Online Courses and Information
If you need access any time of day or night or if you like to learn at your own pace, then our online resources and classes are for you! Online courses cover many of the topics you will find in our in-person workshops and more. Go to School-of-vision.teachable.com to start learning practical skills now.
For many of us, in-person, hands-on learning is the best. You can ask questions, see demonstrations and try out devices. Make sure you sign up for our newsletter so you can stay informed about upcoming events.
Ensure you are serving all of your customers. Help your staff feel comfortable interacting with blind and visually impaired clients. This can be done in-person or we can design an online course for you.
What Is Low Vision?
There are several common patterns of vision and vision loss, including:
Central Vision Loss
Central vision is the portion of our vision used for reading and fine detail. When you look directly at a person’s face, you are using your central vision to see their face. The part of the eye used in central vision is called the macula. Macular degeneration seen in conditions like Age Related Macular Degeneration and Macular Edema, or swelling from Diabetes, are common causes of central vision loss.
Peripheral Vision Loss
Peripheral vision is everything outside of the central vision. You use peripheral vision when driving to see cars or pedestrians to your sides. When you see something moving at your side, you are using your peripheral vision. You then turn to look at it and use your fine central vision to see it in more detail. Glaucoma, retinal detachments, and strokes might cause peripheral vision loss.
Generalized Vision Loss
Generalized vision loss can involve both the central and peripheral vision. People with this type of vision loss have difficulty in situations that require fine detail, reading and driving. Generalized vision loss can have many different causes.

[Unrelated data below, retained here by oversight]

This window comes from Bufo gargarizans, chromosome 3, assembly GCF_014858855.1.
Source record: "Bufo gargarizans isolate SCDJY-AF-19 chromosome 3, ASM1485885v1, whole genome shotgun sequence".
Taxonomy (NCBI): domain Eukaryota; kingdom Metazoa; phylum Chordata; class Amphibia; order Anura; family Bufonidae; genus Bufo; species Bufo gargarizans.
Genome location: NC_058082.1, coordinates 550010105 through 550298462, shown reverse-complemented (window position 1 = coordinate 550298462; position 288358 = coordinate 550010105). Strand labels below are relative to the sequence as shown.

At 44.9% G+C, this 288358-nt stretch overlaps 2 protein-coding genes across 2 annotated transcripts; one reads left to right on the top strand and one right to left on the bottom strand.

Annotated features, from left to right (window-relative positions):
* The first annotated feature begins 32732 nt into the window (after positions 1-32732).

Etiquette for Interacting with People Who are Blind or Visually Impaired
- Introduce/Identify yourself when coming into a room and when talking in a group.
- Let people know when you are leaving the room.
- Speak normally, It’s okay to use phrases like ‘it is nice to see you’ or ‘did you see that movie?’
- Ask if your assistance is needed–before assisting!
- Be verbally descriptive when giving directions, hand gestures may not be seen or understood.
- Avoid terms like “over there”. Use specific terms like “to your left” or use clock hours.
- Avoid actions that may distract guide dogs.
- Respect personal boundaries, don’t touch people without asking.
What You Can Do
- Become comfortable interacting with blind and visually impaired people
(We can help with this!)
- Volunteer at an event
- Donate and support Hope Vision Foundation
As you are aware, locating the right services among the many agencies and vendors that provide vision loss support can be overwhelming. From transportation to assistive devices to reading solutions, there are many different options available.We offer a free needs assessment, by phone or on-line, to patients and caregivers looking for assistance. After the consultation, we’ll send a customized packet of resources based on the individual’s goals and concerns. Finally, we’ll follow up to answer any questions or assist in applying for community services including transportation, DSB, WTBBL and more.Don’t let yourself get frustrated spending hours online looking for resources. Our low-vision resource navigation program is designed to be the easy button for you to connect to low vision and blind services.We’re available by phone or fax at 833.228.5501 or email Tyler@hopevisionfoundation.org or complete the form below to request a call.